Saturday, March 1, 2014

Fw: Vitamin D Protects the Brain, Too!

Nutrient in the News - Vitamin D
Nutrient in the News - Vitamin D
Nutrient in the News: Vitamin D Protects the Brain, too!
It's no secret that vitamin D, the "Sunshine Vitamin," is essential for maintaining healthy bones and a strong immune system. There increasing attention on the importance of vitamin D for other tissues and organs, including the brain. A recent study published in the journal Free Radical Biology and Medicine warns that a deficiency of Vitamin D may seriously jeopardize the brain and contribute to a decline in cognitive function as we age.

Nutrient in the News - Vitamin D

In this study, male rats fed a diet low in Vitamin D exhibited evidence of degenerative changes in the brain. The Vitamin D-deficient rats had elevated levels of certain proteins that accumulate when there is free radical damage to brain tissue. According to the journal report, "These results suggest that dietary Vitamin D deficiency contributes to significant nitrosative stress in brain and may promote cognitive decline in middle-aged and elderly adults."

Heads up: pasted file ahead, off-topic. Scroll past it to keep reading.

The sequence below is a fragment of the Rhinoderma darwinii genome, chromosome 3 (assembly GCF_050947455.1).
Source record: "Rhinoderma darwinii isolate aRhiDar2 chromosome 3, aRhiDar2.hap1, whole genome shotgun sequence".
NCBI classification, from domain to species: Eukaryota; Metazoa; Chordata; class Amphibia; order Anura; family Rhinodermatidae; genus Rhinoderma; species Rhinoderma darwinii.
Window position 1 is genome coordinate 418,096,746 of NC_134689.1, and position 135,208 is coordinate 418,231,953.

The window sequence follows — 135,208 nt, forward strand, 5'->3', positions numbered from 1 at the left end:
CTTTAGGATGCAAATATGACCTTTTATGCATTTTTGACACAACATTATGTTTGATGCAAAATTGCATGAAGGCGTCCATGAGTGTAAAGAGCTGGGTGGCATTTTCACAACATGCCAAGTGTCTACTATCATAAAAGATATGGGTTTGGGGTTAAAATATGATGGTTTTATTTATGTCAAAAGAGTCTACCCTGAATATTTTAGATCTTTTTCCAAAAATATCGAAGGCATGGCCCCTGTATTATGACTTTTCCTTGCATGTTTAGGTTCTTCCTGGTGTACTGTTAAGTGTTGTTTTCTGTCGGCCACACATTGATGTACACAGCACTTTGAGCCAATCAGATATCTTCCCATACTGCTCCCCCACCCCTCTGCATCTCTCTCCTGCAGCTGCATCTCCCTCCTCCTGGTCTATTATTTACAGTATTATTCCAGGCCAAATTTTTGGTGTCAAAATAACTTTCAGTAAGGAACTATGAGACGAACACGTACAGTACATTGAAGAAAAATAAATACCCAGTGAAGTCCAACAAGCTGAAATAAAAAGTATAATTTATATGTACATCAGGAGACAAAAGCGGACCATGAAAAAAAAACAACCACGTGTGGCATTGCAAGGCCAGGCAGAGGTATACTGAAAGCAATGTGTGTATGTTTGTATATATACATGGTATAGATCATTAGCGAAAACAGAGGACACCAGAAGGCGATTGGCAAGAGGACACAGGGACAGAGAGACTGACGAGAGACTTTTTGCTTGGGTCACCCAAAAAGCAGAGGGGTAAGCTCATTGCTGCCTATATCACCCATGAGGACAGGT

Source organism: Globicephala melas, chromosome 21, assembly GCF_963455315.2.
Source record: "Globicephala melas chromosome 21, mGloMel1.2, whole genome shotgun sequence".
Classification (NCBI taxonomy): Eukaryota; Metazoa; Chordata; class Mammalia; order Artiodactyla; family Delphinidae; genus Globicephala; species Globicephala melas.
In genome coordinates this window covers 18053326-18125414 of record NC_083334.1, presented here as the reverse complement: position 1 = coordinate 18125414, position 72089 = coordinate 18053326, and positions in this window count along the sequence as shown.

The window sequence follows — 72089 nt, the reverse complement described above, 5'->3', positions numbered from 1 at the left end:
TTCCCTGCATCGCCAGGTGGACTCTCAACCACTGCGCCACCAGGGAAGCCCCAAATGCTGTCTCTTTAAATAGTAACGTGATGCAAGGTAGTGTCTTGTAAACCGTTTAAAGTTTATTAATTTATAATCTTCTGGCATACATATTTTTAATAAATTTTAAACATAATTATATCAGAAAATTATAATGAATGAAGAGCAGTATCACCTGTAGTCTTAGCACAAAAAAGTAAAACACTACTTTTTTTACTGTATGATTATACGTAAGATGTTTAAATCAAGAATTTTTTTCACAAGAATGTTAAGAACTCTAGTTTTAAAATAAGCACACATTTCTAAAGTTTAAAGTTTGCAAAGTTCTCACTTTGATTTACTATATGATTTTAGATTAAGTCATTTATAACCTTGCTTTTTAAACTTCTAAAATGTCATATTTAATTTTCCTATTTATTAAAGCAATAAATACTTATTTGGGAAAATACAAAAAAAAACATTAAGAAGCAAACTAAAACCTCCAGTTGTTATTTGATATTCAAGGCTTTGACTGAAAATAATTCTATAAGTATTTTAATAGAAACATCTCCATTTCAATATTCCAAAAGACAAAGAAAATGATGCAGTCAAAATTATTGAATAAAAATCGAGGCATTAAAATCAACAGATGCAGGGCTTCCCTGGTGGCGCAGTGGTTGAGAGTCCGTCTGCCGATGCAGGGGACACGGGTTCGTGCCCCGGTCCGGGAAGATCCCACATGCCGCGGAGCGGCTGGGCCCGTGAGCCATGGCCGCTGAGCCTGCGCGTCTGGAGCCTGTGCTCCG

"Given that Vitamin D deficiency is especially widespread among the elderly, we investigated how during aging from middle-age to old-age Vitamin D affected the oxidative status of the brain," says Allan Butterfield, director of the Center of Membrane Sciences, faculty of Sanders-Brown Center on Aging and scientist on the research team. "Adequate Vitamin D serum levels are necessary to prevent free radical damage in the brain and subsequent deleterious consequences," he warns.

Butterfield joins the growing chorus of health experts who stress the wisdom of taking measures to ensure you have sufficient Vitamin D, including the prudent use of Vitamin D supplements.

Reference: Keeney JT, Förster S, Sultana R, et al. Dietary Vitamin D deficiency in rats from middle to old age leads to elevated tyrosine nitration and proteomics changes in levels of key proteins in brain: implications for low Vitamin D-dependent age-related cognitive decline.

Free Radic Biol Med. 2013 Dec;65:324-34. doi: 10.1016/j.freeradbiomed.2013.07.019. Epub 2013 Jul 18.


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